Pembani Remgro Infrastructure Managers (Pembani Remgro) is an infrastructure private equity investment firm, based in Johannesburg, with an established track record of infrastructure finance and transaction execution on the African continent. The company currently manages the Pembani Remgro Infrastructure Fund I (PRIF I). With commitments of USD 302m, PRIF I focused on making late-stage greenfield and brownfield infrastructure and infrastructure-related investments throughout Africa. PRIM is currently raising its successor fund offering to PRIF I.
Demographic change in Africa will take place on a scale exceeding that elsewhere in the world, driving strong rates of economic growth. High birth rates suggest the region’s population will overtake those of China and India by the middle of the century. This development will necessitate a meaningful uptake of infrastructure investment. In addition to the energy and transport infrastructure investment required, a focus of this increased infrastructure spending will be in information and communications technology (ICT).
David Calaca, an Investment Director at Pembani Remgro, says, “One thing we’re seeing in Africa which is quite interesting is rapidly increasing demand for information and communications technology. Many African countries are looking to improve their service offerings and compete in the global economy. Over the last couple of years, there have been substantial amounts invested in ICT infrastructure, from data centres and sub-sea cables to fibre-optic networks and mobile phone towers.”
Calaca says that places like Kenya are seen as emerging Fintech and software development hubs. He highlights, as an example, the innovation of M-Pesa, the mobile phone-based money transfer service launched in 2007 by Vodafone Group and Safaricom in Kenya. Mobile banking products such as this have had a profound impact on the livelihoods of those who have been neglected by traditional banking systems.
Investment in ICT is both ahead of, and in response to, demand. Africa currently accounts for less than 1% of total available global data centre capacity despite being home to 17% of the world’s population. “Nigeria, for example, is very much an online society with over 100 million internet users, but capacity in terms of data centres is comparatively tiny”, says Calaca. “Much of this investment is catch-up. But demand is certainly there, and big tech companies have recognized this potential and are moving in.”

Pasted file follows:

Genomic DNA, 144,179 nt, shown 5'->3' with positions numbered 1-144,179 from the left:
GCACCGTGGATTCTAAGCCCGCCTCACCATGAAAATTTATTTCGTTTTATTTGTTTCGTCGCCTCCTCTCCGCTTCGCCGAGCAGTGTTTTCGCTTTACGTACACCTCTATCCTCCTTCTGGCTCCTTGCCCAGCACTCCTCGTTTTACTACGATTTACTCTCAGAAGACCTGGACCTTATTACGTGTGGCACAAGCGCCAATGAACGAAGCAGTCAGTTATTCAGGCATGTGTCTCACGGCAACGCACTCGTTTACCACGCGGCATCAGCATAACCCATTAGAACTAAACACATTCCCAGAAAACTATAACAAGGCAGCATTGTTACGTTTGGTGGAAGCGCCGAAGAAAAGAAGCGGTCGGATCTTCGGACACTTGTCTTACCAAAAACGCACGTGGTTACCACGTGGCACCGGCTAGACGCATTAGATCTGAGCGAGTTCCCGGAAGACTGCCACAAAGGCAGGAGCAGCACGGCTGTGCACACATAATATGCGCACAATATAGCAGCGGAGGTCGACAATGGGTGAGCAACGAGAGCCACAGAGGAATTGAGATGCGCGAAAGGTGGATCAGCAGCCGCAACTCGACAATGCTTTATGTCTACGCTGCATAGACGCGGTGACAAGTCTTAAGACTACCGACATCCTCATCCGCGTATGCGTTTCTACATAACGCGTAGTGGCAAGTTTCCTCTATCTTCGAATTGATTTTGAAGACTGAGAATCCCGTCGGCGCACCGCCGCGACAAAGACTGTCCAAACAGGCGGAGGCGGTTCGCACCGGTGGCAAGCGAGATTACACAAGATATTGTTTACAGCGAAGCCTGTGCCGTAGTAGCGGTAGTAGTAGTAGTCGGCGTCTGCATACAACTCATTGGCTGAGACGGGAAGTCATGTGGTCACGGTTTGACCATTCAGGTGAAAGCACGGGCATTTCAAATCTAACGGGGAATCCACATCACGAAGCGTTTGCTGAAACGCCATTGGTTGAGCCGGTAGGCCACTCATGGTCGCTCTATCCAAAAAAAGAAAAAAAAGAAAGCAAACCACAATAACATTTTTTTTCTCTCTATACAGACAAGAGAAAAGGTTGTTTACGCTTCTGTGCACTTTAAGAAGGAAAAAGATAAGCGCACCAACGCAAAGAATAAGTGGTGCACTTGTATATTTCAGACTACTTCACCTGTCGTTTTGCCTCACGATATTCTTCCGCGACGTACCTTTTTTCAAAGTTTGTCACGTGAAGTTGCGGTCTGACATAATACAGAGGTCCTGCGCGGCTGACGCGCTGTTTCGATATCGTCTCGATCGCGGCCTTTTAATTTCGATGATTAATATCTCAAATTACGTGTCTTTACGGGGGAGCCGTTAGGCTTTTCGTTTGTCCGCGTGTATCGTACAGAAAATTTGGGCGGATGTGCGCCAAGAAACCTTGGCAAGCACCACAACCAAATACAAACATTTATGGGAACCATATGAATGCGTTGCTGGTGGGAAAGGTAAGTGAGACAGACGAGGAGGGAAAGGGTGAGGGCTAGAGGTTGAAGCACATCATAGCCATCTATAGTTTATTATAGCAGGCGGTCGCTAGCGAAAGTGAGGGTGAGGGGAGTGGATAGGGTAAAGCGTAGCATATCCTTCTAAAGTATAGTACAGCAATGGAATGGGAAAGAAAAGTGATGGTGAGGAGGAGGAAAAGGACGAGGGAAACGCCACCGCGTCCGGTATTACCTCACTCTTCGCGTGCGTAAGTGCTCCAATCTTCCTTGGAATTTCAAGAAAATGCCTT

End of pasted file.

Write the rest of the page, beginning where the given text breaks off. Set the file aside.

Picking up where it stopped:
Calaca also sees a strong ESG and impact investing theme emerging in the region. “A lot of investors see Africa as a place where they can really make a noticeable difference, particularly from an impact perspective”, he says. “The focus on ESG and impact investing is amplifying the focus on lowering carbon intensity and is catalysing investment in renewable energy. In addition, we’re seeing a lot of pressure being placed on funders at the moment to decline funding for carbon-intensive projects, particularly coal. The challenge we’re finding is meeting the increasingly high ESG and impact expectations of investors and at the same time making sure we don’t compromise returns.”
Calaca also highlights the opportunity for the use of gas as a transition fuel away from coal, particularly in South Africa, in light of the substantial gas reserves in neighbouring Mozambique. He notes, however, that certain investors are beginning to regard gas-fired generation as being too carbon-intensive. “This is unfortunate because numerous African countries are at the stage in their development where they need baseload power to grow their economies. Intermittent solar and wind energy often does not provide the dependability of supply that many African nations need.”
Infrastructure needs across Africa are great, yet government balance sheets are incredibly strained, and the ability to fund many of the necessary large-scale infrastructure projects has diminished. This was the case even before COVID-19, which placed additional pressure on government finances. Calaca notes that governments across the region have realised the need to find other ways of funding infrastructure and are beginning to invite more private-sector participation. “On the whole, African governments have become a lot more pragmatic. There’s much more recognition of infrastructure to further the development of their economies, and as a result they are seeking to attract foreign investment, from both public and private sources, and in certain instances are introducing much-needed reforms.”
“One is seeing a strong decentralisation theme, where private investors are assisting by providing essential infrastructure to individuals and businesses. Notable examples include residential off-grid solar offerings and commercial and industrial solar projects. The transition to lower carbon intensity, combined with increased focus on impact and ESG, fits well with the decentralisation approach”.